First off, I simply LOVE the number of fishy puns used in this blog – thanks Shalei! I agree with the push towards more farmed fish – to Jeff’s point, Red Lobster’s consumer base cares mostly about cost and by extension, will likely have less of a reaction to eating farm fish versus wild fish. I also really liked the idea of making this a more widespread trend throughout the restaurant industry, and to that effect, perhaps Red Lobster could also consider partnering with other restaurants to share the capital costs of creating more aquafarms and reducing costs through economies of scale.
This was a great read! In going through this, I couldn’t help but think that no matter what Starbucks itself does to curb climate change, the effects will not be felt on the ground unless there is a global, multi-industry shift towards sustainable production practices. To this effect, what if big hitting companies with a strong sustainability agenda (for example, Nike, IKEA and Starbucks) formed some type of corporate-led sustainability “league” in which they used their combined size and reputation to affect more widespread change by putting pressure on governments, creating more consumer awareness, sharing best practices, pooling R&D resources etc. Given the lethargy of most governments on these issues, I think “enlightened capitalism” may be the answer. Just a thought…
Super interesting, thanks Jeff! I agree with the above comments that autonomous vehicles themselves won’t necessarily cause a relocation of production facilities to the US. However, perhaps the increasing pervasiveness of Industry 4.0 – also known as smart manufacturing or the Industrial Internet of Things (IIoT) – may be a stronger driver. The biggest challenge associated with Industry 4.0 is data security and this “could become particularly tricky for OEMs looking to move data across borders” given the threat of intellectual property theft, especially in the Far East . Furthermore, the data risk increases as OEMs share information with suppliers, which will cause them to be more selective of their business partners to ensure trust and appropriate control systems, potentially favoring domestic players.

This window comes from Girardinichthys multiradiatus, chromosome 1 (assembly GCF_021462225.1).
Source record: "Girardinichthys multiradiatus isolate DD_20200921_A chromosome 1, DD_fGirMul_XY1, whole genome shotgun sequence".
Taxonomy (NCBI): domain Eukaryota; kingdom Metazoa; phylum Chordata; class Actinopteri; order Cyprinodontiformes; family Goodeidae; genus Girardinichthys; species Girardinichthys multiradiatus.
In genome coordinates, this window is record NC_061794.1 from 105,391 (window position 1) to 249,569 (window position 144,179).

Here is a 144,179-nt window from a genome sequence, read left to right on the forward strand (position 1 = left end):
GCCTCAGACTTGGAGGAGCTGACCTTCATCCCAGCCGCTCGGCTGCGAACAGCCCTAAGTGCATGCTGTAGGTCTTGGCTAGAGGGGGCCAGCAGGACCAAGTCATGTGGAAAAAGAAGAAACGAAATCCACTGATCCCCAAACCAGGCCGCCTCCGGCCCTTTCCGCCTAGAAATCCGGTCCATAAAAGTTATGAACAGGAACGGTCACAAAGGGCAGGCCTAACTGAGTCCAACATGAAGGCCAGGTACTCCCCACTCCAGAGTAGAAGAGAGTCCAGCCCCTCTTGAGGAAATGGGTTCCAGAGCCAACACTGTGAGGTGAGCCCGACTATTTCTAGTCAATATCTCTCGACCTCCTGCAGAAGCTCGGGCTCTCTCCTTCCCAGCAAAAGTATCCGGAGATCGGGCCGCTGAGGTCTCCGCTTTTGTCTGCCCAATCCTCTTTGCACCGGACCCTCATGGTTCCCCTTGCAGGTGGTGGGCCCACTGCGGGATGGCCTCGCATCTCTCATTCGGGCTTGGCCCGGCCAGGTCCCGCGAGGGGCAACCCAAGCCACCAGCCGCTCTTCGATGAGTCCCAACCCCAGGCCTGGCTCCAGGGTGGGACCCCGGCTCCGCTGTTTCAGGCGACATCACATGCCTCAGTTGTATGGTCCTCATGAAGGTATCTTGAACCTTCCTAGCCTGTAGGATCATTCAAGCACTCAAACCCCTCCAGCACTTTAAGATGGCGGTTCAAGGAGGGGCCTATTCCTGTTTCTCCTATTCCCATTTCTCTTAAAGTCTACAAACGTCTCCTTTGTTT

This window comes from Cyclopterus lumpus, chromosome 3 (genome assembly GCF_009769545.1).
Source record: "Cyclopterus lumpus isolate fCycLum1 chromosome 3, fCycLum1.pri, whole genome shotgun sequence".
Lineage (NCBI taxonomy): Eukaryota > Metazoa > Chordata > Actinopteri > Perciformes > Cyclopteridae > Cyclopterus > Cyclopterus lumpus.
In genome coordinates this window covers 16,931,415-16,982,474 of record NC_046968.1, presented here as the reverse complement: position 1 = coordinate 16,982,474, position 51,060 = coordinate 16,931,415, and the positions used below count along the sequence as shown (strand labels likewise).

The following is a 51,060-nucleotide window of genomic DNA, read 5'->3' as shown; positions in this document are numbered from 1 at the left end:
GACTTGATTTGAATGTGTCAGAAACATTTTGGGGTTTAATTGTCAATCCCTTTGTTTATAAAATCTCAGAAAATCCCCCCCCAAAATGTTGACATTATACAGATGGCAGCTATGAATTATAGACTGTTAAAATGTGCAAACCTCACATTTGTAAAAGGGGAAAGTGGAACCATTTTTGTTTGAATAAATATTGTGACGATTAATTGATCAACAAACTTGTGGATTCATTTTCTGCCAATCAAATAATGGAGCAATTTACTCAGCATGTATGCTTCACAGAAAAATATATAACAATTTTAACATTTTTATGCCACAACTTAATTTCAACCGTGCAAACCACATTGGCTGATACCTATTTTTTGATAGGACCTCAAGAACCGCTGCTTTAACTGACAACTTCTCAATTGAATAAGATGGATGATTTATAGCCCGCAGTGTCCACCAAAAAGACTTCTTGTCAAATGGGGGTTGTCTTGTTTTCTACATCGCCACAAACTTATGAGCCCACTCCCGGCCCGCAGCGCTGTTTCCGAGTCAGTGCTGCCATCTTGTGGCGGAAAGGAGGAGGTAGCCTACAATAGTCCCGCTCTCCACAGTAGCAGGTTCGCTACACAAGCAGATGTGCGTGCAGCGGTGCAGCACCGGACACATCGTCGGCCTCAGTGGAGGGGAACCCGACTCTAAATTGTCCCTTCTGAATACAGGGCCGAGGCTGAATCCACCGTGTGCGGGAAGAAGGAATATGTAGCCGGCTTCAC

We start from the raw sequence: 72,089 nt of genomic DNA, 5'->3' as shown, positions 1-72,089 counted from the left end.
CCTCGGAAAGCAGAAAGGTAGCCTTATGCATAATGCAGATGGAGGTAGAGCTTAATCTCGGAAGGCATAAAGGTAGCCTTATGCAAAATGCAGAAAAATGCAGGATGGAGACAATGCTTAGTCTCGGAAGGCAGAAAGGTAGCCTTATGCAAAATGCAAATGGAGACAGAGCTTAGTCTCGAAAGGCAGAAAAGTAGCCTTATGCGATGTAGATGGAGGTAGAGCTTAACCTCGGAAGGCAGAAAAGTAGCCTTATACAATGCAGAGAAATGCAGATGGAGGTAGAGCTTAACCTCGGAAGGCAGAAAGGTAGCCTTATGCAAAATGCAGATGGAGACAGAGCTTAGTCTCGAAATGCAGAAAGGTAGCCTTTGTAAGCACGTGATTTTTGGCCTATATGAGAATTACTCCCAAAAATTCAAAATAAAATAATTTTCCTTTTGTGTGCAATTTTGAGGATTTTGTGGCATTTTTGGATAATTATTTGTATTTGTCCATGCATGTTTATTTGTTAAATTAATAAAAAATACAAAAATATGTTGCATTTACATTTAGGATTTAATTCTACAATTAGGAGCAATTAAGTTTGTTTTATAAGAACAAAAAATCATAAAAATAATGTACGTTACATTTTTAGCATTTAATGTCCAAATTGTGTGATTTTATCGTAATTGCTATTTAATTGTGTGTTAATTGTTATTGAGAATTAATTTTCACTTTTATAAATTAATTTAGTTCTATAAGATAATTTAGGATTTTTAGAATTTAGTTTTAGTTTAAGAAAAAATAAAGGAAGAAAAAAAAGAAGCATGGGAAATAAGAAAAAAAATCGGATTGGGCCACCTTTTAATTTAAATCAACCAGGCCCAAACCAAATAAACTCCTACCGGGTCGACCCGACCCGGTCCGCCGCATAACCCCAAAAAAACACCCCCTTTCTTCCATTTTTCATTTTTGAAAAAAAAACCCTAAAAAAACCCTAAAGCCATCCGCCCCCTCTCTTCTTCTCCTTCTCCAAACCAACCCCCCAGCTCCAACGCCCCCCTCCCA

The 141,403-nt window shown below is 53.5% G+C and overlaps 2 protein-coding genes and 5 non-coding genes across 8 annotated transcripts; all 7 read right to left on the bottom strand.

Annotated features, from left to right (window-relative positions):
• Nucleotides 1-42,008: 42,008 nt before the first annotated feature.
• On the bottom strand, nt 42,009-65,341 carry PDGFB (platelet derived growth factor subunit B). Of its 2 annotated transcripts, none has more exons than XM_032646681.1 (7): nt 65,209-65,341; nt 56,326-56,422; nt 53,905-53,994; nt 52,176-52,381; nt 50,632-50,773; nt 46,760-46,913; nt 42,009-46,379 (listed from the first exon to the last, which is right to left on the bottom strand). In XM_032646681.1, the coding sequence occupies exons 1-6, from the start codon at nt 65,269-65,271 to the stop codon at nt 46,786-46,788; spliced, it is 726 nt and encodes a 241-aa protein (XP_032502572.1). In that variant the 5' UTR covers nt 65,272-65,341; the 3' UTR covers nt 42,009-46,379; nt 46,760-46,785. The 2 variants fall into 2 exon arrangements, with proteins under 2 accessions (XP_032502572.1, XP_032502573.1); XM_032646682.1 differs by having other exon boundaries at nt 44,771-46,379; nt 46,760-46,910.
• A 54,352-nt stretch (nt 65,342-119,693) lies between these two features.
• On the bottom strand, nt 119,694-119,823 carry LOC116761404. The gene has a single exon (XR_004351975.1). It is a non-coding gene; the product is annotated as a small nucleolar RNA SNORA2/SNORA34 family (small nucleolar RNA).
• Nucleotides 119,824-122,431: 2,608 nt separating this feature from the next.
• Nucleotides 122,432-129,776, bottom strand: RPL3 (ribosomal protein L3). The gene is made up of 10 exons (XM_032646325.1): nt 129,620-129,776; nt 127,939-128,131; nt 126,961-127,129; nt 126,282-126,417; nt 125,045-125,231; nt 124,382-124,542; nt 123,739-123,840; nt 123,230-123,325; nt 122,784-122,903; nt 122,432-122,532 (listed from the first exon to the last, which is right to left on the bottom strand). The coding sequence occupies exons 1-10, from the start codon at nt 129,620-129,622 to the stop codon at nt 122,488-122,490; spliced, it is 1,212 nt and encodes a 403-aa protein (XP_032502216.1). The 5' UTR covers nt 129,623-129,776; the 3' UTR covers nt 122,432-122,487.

Great read! While rising unit costs are going to indeed be a challenge, I think the falling pound does not spell all doom and gloom for Cadbury in the long run. If we consider the situation in terms of supply and demand, we see that there are a couple effects at play when the pound falls:
1) UK products become cheaper internationally and export demand increases
2) Imports become more expensive, and so UK citizens spend more on domestically produced products
Both of the above effects suggest that in the long run, the depreciation of the pound will in fact increase the demand for UK manufacturing output. However, this positive impact will be delayed due to international order lead times and a rule of thumb is that it will take 18-24 months for the new prices to work through and trade to fully reflect changes in exchange rates. This effect is known as the “J-curve” .
Thanks Adi, really interesting read!
I agree with your view that the move to e-commerce should be leveraged to improve demand forecasting and inventory management. However, I believe there are two further areas of the supply chain that require immediate focus:
(1) Distribution centers designed for e-commerce – typically traditional distribution centers are designed for bulk shipping whereas e-commerce calls for warehouses where orders composed of individual SKUs can be packaged and shipped directly to a customer’s home. Is this a current management consideration?
(2) Last mile customer delivery – how is Canada Goose planning on ensuring timely, inexpensive delivery of online orders and managing customer returns given they have not historically needed to do so?
Great read, thanks Niko!
I fully agree with the comments above that Walmart’s brick & mortar network is a strategic advantage and should be incorporated within, rather than replaced by, their digitization strategy. Given the high cost of last mile delivery (up to ~30% of a product’s total transportation cost ) I think their key play should be to incentivize the in-store pick up of online orders by passing on a portion of the transportation cost saving to customers in the form of discounts or loyalty points.
Getting customers to order online should, however, be an integral part of their digitization strategy as it allows Walmart to learn about customer purchasing behavior at an individual level and enables them to provide customized services to build loyalty. For example, once Walmart learns about a customer’s typical purchase routine they could send a reminder email just before the customer’s next forecasted purchase with relevant promotional offers and quick re-order links.
Lastly, this customized service should be replicated in stores using beacon technology, which triangulates a customer’s location within the store and shares it with the Walmart app on the customer’s smartphone, enabling Walmart to push customized promotional coupons to the customer based on their location in a timely manner, with no effort on the part of the customer.